Boeing 747-8 advert not misleading
Boeing was not guilty of using misleading figures in an advert comparing its 747-8 to the A380, according to ASA
The UK's advertising watchdog has ruled a Boeing advert did not use misleading figures to compare their aircraft to Airbus’.
The Boeing advert, which ran late last year in trade magazine Flight International, said its 747-8 wide-body jet had a "26 per cent trip cost advantage over the (Airbus) A380" and was "8 per cent more fuel efficient per seat".
In a ruling announced today, Britain's Advertising Standards Authority (ASA) said it had not upheld a claim by Airbus, a unit of EADS, that the advert was misleading and contained statements that could not be substantiated.
Fuel efficiency is becoming increasingly important for airlines against a backdrop of high jetfuel prices, so performance claims are a hot issue for Boeing and Airbus, fierce rivals who slug it out for the lion's share of the $100bn (£65bn) a year global jet market.
The ASA said it agreed with Boeing that the advert was the result of extensive technical analysis and was unlikely to mislead the type of industry experts who read Flight magazine.
"The intended audience would understand that the comparisons were based on modelling and assumptions, would be familiar with the method of comparison used and would seek more information before making a decision to purchase," the ASA said. "We concluded that the advert was not likely to mislead."
Airbus also objected to the statement that the "fuel burn per seat" figure was based on attributing 555 seats to the A380 and 467 seats to the 747-8, taking no account of "seat pitch", which generally provides more space on the A380.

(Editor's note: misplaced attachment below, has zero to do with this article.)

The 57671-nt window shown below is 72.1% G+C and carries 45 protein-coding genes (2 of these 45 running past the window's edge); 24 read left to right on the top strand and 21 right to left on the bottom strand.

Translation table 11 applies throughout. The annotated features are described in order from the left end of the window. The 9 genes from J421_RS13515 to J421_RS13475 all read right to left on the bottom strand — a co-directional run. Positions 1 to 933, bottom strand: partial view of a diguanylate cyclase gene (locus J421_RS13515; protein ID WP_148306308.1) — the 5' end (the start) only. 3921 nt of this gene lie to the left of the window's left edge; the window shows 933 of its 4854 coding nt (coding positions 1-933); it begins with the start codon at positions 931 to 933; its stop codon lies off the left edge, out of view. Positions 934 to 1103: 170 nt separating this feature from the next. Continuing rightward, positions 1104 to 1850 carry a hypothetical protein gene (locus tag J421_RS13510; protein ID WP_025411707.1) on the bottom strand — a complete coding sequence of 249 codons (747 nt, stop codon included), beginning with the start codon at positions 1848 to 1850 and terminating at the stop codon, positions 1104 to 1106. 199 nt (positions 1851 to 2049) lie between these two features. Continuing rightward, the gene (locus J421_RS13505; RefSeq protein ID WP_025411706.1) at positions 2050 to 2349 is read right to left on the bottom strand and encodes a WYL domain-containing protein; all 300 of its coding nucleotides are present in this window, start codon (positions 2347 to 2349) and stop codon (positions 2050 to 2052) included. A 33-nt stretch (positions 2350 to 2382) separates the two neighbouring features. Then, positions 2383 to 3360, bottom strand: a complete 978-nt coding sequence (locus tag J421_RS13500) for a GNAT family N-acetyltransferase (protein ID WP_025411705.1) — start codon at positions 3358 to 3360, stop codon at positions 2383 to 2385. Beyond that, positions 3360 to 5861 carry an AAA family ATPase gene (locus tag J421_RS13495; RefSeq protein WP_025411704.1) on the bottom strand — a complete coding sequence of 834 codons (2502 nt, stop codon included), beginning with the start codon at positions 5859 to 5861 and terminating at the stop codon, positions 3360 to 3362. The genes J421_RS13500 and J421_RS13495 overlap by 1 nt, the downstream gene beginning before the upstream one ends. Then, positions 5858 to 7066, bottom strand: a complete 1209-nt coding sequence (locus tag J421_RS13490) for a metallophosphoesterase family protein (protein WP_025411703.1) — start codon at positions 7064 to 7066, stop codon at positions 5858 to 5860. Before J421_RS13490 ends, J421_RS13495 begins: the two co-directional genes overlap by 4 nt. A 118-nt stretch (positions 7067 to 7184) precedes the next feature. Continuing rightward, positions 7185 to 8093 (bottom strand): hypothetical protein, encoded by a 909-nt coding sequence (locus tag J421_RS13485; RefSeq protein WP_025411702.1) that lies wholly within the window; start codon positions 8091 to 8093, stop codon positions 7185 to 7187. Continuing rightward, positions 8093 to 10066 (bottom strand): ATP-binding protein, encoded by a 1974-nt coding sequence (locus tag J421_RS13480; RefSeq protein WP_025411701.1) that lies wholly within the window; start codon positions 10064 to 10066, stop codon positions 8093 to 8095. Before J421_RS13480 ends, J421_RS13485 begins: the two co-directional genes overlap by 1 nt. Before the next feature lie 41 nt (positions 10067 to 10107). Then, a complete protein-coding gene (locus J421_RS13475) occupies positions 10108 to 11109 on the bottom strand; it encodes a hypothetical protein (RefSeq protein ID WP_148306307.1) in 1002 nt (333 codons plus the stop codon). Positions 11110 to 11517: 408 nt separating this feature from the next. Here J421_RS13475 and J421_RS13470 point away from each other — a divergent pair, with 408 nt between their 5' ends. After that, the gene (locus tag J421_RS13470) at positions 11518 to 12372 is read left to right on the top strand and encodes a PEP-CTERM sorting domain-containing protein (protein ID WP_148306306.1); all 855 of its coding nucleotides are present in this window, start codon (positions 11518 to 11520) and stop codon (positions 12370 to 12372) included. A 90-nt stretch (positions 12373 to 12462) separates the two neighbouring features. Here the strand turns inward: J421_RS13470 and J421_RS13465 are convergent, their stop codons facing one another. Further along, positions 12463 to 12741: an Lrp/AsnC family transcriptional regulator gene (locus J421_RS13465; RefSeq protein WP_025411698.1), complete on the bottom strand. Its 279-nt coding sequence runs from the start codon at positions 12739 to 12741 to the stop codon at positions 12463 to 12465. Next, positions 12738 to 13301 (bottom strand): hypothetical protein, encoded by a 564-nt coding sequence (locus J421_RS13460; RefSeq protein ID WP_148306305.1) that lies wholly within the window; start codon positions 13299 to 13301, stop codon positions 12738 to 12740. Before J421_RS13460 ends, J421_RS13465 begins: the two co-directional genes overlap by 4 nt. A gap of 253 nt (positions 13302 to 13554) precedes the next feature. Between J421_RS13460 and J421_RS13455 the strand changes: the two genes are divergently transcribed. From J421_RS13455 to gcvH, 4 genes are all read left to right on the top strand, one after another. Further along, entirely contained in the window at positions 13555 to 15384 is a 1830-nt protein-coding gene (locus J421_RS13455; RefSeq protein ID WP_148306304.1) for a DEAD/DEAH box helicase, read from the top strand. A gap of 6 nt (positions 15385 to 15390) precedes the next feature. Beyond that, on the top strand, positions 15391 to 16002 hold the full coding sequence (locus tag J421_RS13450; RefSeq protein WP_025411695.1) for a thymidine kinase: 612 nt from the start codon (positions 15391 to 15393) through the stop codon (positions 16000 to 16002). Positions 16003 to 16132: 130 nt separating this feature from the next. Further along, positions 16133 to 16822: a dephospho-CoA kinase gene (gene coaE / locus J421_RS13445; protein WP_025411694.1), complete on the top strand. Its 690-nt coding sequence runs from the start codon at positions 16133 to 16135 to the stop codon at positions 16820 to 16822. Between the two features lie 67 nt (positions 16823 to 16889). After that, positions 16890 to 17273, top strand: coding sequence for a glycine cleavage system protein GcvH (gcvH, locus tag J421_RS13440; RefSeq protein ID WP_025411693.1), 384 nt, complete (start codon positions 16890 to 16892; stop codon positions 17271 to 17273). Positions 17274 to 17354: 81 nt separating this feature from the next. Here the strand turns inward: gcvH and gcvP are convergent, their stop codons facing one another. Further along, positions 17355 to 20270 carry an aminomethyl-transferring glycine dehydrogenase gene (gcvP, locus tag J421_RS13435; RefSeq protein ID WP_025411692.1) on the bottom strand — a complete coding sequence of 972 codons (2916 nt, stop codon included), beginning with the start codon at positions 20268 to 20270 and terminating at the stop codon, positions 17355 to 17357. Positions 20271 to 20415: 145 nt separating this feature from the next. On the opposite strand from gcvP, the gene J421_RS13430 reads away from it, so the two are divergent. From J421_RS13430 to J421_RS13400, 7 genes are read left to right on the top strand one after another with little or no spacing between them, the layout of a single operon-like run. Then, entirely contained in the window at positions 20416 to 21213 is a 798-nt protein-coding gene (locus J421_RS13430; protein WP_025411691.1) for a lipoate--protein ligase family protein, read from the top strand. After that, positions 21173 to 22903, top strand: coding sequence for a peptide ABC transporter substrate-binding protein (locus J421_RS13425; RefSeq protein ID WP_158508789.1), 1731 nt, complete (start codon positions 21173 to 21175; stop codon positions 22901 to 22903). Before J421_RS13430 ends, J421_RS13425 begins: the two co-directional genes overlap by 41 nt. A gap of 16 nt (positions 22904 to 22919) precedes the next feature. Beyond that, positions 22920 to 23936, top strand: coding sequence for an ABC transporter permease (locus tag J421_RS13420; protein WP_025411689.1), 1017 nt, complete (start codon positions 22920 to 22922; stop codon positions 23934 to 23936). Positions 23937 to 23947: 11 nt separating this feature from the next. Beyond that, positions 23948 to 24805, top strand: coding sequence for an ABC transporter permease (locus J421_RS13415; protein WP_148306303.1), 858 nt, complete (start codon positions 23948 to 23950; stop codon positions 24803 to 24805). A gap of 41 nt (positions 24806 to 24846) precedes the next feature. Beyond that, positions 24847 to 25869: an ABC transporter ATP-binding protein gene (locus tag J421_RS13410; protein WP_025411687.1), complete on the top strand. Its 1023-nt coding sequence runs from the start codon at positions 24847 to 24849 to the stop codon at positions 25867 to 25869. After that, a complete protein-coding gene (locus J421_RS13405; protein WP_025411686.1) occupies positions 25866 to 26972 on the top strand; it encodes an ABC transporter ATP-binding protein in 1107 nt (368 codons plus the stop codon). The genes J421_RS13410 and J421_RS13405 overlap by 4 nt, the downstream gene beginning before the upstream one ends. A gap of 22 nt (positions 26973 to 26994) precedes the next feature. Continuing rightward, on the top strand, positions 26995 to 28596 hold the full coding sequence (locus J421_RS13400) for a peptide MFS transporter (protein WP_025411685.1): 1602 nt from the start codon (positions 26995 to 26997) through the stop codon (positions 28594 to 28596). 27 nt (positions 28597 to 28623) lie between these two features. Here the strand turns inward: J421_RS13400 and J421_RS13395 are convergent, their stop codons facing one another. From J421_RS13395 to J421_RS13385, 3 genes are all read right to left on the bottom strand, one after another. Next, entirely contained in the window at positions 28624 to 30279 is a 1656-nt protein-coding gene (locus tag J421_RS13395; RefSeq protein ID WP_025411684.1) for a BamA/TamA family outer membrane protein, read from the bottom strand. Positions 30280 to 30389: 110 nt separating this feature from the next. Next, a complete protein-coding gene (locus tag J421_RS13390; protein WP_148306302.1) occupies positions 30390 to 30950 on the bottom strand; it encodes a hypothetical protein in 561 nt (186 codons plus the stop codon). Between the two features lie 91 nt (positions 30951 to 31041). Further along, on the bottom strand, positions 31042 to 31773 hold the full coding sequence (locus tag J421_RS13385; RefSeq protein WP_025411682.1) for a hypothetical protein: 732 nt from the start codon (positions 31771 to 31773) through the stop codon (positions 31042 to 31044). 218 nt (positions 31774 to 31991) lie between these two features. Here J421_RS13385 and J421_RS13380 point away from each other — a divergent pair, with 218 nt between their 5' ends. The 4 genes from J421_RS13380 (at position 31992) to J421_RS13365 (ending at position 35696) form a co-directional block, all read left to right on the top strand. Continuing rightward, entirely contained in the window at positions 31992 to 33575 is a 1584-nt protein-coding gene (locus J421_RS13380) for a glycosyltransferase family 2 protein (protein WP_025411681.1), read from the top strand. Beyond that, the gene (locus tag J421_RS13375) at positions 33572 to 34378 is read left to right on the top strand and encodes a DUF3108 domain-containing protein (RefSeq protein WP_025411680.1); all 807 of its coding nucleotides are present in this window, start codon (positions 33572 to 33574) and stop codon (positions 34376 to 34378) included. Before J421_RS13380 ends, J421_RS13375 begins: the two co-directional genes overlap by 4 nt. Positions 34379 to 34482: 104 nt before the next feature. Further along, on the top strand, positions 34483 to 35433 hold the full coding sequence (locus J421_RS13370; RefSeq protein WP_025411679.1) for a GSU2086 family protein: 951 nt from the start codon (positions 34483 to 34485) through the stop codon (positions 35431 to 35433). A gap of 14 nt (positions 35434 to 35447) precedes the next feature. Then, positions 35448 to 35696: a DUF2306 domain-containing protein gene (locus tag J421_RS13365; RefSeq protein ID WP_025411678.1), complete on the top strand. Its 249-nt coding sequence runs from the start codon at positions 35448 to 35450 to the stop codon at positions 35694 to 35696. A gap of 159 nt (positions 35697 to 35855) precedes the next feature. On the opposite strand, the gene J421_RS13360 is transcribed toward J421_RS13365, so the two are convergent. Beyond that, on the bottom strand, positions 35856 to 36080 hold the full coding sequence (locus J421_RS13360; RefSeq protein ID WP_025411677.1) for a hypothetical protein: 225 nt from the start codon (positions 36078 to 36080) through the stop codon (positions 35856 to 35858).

Airbus said the comparison was unfair because if the 747-8 was brought up to the same comfort standard as the A380 in terms of seat pitch, it would be arranged with only 405 seats, significantly increasing its fuel burn per seat.
The ASA said the advert's target audience would understand that the plane's highly-customisable nature meant any efficiency claims based on fuel burn per seat would be subject to "considerable variability depending on a customer's exact specifications".
A Boeing spokesman said the company was glad the ASA had dismissed what it called "unfounded complaints". An Airbus spokesman said the company maintained Boeing's failure to use comparable seat counts in its advert skewed the statistics.
The ASA also said the information provided by Boeing in its advert would be unlikely to impact the decision-making of airlines, who are given access to vast amount of technical and supporting documentation by planemakers.
"The 1950s saw the first big wave of 3D films, but the novelty wore off. Sixty years later, 3D may be back to stay as the technology goes mainstream."
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